Photo: Sergio Barboni

Capturing the ride. Photo: Sergio Barboni

Editor’s Note: “Over a Beer” is a regular column written by Greg Heil. While Greg is the Editor in Chief for Singletracks.com, any opinions expressed in this column are his alone and do not necessarily represent the opinions of Singletracks.com.

Where does the value of a mountain bike ride come from? Exactly what is it that gives the time that we spend out in the woods, pushing on pedals, value in our lives?

I’ve written a few articles on the topic, but as I was finishing up a ride recently, I noticed an interesting phenomenon: I hadn’t taken a single photo on my ride, and as a result it somehow felt like I didn’t really get a ride in.

Largely, this feeling was probably due to my burning desire to constantly share my adventures on social media, particularly my Instagram account, or perhaps a burden of feeling required to do so. But I don’t think I’m alone in this desire. As I continue to mindlessly scroll my Facebook feed day after day and year after year (don’t get me started on how much time that’s consumed seemingly without me knowing), I’ve noticed that many people live their lives as if, if they don’t post their most recent life changes or updates to Facebook–whether it be as trivial as a set of pushups in the morning–then, it didn’t officially happen. As if, doing those push ups had no value unless they posted on Facebook so that their two thousand “friends” knew how badass they were for doing said pushups.

Snow pack is pathetic but the riding is still rad! #mtb season just keeps on giving!

A photo posted by Greg Heil (@mtbgreg) on

Where then does this feeling of value from sharing our lives on social media derive from? It seems to me that it’s from a sense of digital affirmation. We like getting likes. Seeing the positive comments pop up triggers a jolt of feel-good juice in our brains.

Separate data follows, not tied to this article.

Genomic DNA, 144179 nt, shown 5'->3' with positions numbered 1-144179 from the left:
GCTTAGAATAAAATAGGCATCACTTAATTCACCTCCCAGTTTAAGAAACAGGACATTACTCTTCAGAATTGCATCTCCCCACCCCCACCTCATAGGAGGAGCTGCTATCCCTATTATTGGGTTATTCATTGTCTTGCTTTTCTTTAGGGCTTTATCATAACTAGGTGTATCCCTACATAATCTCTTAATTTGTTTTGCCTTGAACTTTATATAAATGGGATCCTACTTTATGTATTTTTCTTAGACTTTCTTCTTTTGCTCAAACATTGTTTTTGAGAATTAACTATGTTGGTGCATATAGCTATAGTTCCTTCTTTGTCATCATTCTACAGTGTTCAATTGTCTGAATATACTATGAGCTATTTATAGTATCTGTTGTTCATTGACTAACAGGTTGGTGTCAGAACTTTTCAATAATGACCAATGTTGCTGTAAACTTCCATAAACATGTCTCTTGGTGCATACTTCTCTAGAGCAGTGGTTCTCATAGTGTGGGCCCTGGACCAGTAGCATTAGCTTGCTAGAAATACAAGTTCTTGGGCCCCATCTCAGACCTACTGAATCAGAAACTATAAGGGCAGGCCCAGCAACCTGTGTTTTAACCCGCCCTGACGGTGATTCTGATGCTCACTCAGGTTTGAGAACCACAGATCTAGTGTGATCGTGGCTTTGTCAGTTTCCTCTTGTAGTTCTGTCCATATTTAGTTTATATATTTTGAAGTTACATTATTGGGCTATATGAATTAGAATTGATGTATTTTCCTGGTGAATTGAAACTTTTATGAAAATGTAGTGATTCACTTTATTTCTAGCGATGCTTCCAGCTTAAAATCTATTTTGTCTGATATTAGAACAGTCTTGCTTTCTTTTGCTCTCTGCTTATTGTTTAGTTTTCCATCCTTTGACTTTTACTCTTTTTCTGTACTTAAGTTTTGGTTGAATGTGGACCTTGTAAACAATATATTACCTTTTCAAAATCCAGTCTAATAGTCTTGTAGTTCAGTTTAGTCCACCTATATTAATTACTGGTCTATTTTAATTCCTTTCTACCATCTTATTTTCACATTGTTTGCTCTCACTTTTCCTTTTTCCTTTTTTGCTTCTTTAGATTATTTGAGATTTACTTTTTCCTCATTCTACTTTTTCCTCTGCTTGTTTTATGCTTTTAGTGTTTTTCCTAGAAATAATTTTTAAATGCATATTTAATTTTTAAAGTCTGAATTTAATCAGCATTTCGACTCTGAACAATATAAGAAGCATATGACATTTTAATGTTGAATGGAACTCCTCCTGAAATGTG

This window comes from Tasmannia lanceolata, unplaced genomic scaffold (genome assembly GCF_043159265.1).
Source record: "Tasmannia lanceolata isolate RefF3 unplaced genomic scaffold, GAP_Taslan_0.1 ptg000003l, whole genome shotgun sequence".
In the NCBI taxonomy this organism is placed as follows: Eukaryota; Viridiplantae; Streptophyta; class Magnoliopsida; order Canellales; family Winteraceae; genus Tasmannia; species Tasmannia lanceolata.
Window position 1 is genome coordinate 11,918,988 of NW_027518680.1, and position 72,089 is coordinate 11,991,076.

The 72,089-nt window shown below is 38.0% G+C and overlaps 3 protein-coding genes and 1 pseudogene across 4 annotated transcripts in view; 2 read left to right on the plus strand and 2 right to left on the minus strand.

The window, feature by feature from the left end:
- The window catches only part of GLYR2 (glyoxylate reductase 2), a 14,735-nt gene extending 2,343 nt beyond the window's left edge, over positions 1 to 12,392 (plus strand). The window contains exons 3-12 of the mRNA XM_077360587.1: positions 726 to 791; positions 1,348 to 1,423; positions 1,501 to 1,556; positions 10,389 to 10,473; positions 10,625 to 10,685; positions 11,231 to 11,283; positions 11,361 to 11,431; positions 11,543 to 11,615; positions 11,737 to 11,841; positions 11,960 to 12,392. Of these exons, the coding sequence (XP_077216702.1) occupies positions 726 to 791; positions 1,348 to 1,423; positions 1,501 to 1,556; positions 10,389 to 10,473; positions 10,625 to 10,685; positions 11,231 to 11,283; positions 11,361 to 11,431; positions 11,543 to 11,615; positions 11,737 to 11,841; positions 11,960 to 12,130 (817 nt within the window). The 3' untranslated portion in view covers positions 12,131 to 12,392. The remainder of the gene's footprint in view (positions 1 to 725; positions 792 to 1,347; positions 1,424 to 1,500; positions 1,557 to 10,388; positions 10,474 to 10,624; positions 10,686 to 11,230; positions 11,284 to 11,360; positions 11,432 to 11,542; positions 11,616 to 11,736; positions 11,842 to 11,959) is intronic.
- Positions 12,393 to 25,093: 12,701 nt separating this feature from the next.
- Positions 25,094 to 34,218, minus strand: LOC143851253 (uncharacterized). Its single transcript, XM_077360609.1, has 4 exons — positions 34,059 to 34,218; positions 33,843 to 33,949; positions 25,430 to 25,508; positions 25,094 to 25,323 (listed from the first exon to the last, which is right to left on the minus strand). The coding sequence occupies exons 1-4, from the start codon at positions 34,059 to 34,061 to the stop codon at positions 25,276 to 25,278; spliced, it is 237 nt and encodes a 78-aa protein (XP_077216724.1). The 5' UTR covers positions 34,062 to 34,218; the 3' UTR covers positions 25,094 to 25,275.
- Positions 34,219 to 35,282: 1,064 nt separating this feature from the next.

Teton Gravity Research recently satirized this phenomenon with the thoroughly-entertaining article, “Bro Questions Self-Worth After Not Getting GoPro Footage,” capturing the absurdity perfectly.

Even if we passively record an activity, like with a GPS unit, and upload it to Strava once we get home, our experience on the mountain bike has still been recorded. Your fellow Strava followers give you Kudos for your ride, you can check out your own loop on the map… and you can feel good about yourself and what you’ve just accomplished.

I love geeking out over my ride maps after the fact. Bonus points: pissing off the Stravaholes because I included all the chairlift rides.

Part of me wants to hate on this type of digital affirmation for doing something that is, most likely, inherently affirming on its own… but I guess I wouldn’t know, because I log my ride every. Single. Time. I always record it in some way shape or form. Even if it’s just typing a line in a spreadsheet the next day, or clicking the “yes I rode here” button on Singletracks, my ride has been recorded, categorized, and analyzed.

That same part of me thinks that I should try an experiment by doing a ride without any photos (that actually happens quite a bit), but also without any Strava, without any GPS, and without even recording it in a spreadsheet afterward.

But then I think to myself, “what exactly is wrong with reflecting on my ride after the fact, and even sharing it with the world on social media?” I’ve found that I love going through my ride data and heatmaps the evening after a long ride, the day after, or weeks and years after that. And as I remember the fun I had out in the woods on my bike, those emotions and warm fuzzies come flooding back all over again.